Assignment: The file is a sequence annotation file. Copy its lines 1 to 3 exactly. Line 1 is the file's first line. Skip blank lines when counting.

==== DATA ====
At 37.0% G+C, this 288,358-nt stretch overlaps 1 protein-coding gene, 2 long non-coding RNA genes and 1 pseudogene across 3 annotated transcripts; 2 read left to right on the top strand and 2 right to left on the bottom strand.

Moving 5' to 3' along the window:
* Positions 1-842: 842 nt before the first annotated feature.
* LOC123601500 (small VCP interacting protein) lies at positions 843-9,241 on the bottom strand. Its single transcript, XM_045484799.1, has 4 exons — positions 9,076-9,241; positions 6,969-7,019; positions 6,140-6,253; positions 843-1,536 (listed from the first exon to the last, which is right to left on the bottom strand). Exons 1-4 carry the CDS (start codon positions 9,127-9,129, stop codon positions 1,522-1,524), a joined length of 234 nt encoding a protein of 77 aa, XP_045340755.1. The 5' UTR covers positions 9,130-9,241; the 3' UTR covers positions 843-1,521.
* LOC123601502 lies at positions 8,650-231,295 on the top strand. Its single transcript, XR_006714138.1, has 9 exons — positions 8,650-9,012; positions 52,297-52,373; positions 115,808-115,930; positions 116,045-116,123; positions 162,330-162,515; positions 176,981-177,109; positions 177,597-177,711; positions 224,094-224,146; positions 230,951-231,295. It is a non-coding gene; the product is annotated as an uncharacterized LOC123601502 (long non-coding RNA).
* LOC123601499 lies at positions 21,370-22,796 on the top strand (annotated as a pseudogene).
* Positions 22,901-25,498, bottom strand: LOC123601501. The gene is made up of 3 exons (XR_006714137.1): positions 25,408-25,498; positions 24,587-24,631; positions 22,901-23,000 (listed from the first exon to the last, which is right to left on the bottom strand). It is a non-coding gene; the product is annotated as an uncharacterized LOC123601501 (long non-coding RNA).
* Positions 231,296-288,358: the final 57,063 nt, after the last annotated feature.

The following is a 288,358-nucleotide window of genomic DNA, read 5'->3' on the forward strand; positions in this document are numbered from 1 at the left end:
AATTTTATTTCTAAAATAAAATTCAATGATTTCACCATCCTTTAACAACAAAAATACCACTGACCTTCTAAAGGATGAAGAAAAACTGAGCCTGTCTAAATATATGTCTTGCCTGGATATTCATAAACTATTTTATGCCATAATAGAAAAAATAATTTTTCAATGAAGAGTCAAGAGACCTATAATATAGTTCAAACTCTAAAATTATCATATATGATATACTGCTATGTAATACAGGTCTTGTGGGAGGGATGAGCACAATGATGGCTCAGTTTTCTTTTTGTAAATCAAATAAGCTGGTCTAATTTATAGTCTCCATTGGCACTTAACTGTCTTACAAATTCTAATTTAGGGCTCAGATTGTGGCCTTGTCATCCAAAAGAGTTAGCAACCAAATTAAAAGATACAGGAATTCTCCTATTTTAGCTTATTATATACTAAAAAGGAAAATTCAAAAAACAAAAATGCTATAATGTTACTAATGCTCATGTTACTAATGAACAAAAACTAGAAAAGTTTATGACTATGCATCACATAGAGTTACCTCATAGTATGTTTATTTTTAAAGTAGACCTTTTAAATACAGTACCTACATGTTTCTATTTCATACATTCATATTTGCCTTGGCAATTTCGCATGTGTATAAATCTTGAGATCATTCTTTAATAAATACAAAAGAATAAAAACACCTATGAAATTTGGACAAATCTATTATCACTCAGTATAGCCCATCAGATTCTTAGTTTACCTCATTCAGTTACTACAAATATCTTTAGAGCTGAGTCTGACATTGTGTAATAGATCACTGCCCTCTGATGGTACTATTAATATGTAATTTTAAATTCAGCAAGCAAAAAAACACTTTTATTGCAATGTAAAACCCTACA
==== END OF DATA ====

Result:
At 37.0% G+C, this 288,358-nt stretch overlaps 1 protein-coding gene, 2 long non-coding RNA genes and 1 pseudogene across 3 annotated transcripts; 2 read left to right on the top strand and 2 right to left on the bottom strand.

Moving 5' to 3' along the window:
* Positions 1-842: 842 nt before the first annotated feature.